Depression and diabetes have long been associated. A study links diabetes with bulimia, binge eating, and intermittent explosive disorder. A key point: These disorders are often evident long before the appearance of diabetes. Targeting the eating disorder might be the best defense.
More than 2 million antibiotic-resistant infections occur annually — a huge and chronic problem in health care that’s being addressed in new ways. Insurers and accountable care organizations are starting to work together to help physicians reduce inappropriate prescribing of antibiotics, making them think twice.
There has been a surge in Medicaid rolls thanks to the Affordable Care Act. About 6.3 million more people were deemed eligible as of mid-January. Covering this population presents unique challenges: Almost half have not had insurance for five years or more and 18% say they never had it.
Good news: Overall death rates for all childhood and adolescent cancers declined by more than 50% since 1975. Bad news: Survivors are vulnerable to a host of problems as they get older. For instance, some who’ve overcome Hodgkin’s lymphoma have an increased risk of developing lung cancer.
Mental health conditions have not been dealt with during medical treatment. Likewise, people with mental health conditions have not had their medical conditions managed. That’s changing because new ways of providing behavioral health care are being adopted just as the federal rule on parity is taking effect.
Three days of a severe headache that would not respond to the ibuprofen, naproxen, or acetaminophen. "I never get headaches" is what I said multiple times to my wife and to colleagues. The morning of day three, a rash started to appear on my forehead, in the left eyebrow, in the scalp, with swelling around the left eye and swollen lymph nodes at the angle of the jaw on the left. My wife mentioned "shingles". Poor early diagnosis on my part, and, I said "Oh !*#%! that is what I have". I was starting to feel as if I had been taken out by an NFL linebacker.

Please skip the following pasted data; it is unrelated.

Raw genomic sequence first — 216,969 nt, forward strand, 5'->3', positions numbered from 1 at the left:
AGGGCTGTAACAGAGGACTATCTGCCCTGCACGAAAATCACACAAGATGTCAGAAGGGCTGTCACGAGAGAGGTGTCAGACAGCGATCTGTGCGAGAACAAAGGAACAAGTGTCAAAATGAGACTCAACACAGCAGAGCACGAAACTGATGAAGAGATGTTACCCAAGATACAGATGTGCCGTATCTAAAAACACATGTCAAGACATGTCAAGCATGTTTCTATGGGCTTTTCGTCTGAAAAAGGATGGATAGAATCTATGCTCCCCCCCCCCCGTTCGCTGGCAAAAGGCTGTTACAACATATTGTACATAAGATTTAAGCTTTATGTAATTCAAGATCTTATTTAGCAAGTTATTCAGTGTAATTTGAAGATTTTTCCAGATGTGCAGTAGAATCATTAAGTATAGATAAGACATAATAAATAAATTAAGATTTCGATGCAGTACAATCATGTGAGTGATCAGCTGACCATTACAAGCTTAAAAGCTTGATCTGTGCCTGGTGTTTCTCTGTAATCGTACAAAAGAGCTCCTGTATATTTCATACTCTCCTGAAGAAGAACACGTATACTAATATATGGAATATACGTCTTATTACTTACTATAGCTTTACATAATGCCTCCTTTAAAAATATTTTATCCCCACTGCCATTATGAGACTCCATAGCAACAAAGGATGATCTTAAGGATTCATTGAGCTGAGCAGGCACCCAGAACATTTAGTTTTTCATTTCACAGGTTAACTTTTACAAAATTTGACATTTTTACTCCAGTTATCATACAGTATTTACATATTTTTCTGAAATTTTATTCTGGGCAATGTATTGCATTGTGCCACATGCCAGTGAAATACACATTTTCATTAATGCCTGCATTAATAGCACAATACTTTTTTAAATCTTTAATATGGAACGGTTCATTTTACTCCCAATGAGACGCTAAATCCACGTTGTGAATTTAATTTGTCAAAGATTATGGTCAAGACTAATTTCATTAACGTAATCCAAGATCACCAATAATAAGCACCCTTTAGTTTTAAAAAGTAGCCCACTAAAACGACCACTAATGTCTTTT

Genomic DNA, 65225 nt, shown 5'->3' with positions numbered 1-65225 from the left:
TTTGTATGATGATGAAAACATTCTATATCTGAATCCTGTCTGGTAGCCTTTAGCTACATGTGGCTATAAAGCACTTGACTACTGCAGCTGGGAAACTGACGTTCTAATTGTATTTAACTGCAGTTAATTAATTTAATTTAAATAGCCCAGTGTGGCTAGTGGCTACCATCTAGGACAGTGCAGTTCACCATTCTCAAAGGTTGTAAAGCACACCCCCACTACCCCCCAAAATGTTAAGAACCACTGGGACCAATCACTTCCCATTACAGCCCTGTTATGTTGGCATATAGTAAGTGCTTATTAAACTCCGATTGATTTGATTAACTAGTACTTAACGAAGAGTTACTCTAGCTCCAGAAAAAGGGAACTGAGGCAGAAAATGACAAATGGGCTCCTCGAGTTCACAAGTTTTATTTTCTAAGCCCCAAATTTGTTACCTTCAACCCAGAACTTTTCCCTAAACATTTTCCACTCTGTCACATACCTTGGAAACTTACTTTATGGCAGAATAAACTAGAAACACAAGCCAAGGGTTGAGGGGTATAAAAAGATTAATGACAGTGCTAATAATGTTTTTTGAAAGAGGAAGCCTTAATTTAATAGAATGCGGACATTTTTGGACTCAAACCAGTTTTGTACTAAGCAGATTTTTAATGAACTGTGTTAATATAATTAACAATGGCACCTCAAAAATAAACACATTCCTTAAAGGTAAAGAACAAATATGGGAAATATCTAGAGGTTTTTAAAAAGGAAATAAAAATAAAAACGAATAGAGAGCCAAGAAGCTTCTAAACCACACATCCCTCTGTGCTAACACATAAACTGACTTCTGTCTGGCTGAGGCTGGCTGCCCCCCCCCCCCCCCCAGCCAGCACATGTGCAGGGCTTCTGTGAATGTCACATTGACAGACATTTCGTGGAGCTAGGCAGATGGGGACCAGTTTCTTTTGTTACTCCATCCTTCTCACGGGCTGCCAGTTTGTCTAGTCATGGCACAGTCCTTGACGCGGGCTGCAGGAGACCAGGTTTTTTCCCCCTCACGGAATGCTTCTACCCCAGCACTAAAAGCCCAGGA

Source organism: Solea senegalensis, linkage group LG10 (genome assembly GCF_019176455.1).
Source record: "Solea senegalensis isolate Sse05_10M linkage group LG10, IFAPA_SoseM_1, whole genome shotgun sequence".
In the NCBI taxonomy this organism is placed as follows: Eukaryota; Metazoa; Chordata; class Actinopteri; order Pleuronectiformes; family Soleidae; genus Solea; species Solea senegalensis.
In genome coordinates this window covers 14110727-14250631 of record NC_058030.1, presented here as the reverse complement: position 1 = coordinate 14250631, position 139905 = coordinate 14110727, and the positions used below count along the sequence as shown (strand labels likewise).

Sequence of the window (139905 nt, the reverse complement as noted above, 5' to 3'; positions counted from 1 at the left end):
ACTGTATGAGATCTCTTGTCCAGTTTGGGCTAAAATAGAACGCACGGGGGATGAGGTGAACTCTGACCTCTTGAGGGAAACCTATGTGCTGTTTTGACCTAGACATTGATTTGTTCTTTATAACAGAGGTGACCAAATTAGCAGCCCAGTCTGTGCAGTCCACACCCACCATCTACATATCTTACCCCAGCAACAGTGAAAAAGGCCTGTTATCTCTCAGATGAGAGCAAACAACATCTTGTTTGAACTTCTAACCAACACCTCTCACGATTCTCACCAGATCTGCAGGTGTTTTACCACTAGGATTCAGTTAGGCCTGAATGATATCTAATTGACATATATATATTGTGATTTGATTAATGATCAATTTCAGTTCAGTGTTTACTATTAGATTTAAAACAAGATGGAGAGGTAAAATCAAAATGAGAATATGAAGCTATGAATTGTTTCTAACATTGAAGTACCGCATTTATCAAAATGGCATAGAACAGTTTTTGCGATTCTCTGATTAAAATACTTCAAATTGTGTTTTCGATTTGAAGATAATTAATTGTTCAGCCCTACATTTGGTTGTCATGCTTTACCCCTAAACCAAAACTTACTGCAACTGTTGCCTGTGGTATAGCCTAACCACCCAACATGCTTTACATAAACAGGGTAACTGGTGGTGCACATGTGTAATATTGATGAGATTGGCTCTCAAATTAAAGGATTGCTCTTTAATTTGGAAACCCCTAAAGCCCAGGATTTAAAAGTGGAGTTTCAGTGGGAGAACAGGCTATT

When Al Lewis, founder of the Disease Management Purchasing Consortium, went to a specialist, he was bombarded with unneeded options. “Doctors do doctor-type stuff because they’re doctors, and unless you literally take away any payment involved in doing more, they will continue to do what they are trained to do.”
The key is measuring chemotherapy agents’ efficacy based on aptosis — cell death — as reflected by cells’ changing optical density. A new test produces a report that shows the sensitivity of tumor cells to therapy. The technology may allow individually selected older therapies to become the therapies of the future.
Too many terminally ill patients receive expensive and aggressive treatment that diminishes quality of life. Medicare weighs whether to go beyond palliative care, while Aetna discovers that a more humane and less costly approach involves allowing curative treatment and loosening admission criteria.
Improving economic conditions and success fighting heart disease and HIV mean that more people are living longer, better lives. A good thing. However, it also means that dementia rates will explode by 2050. New data from China and Africa bring new concerns.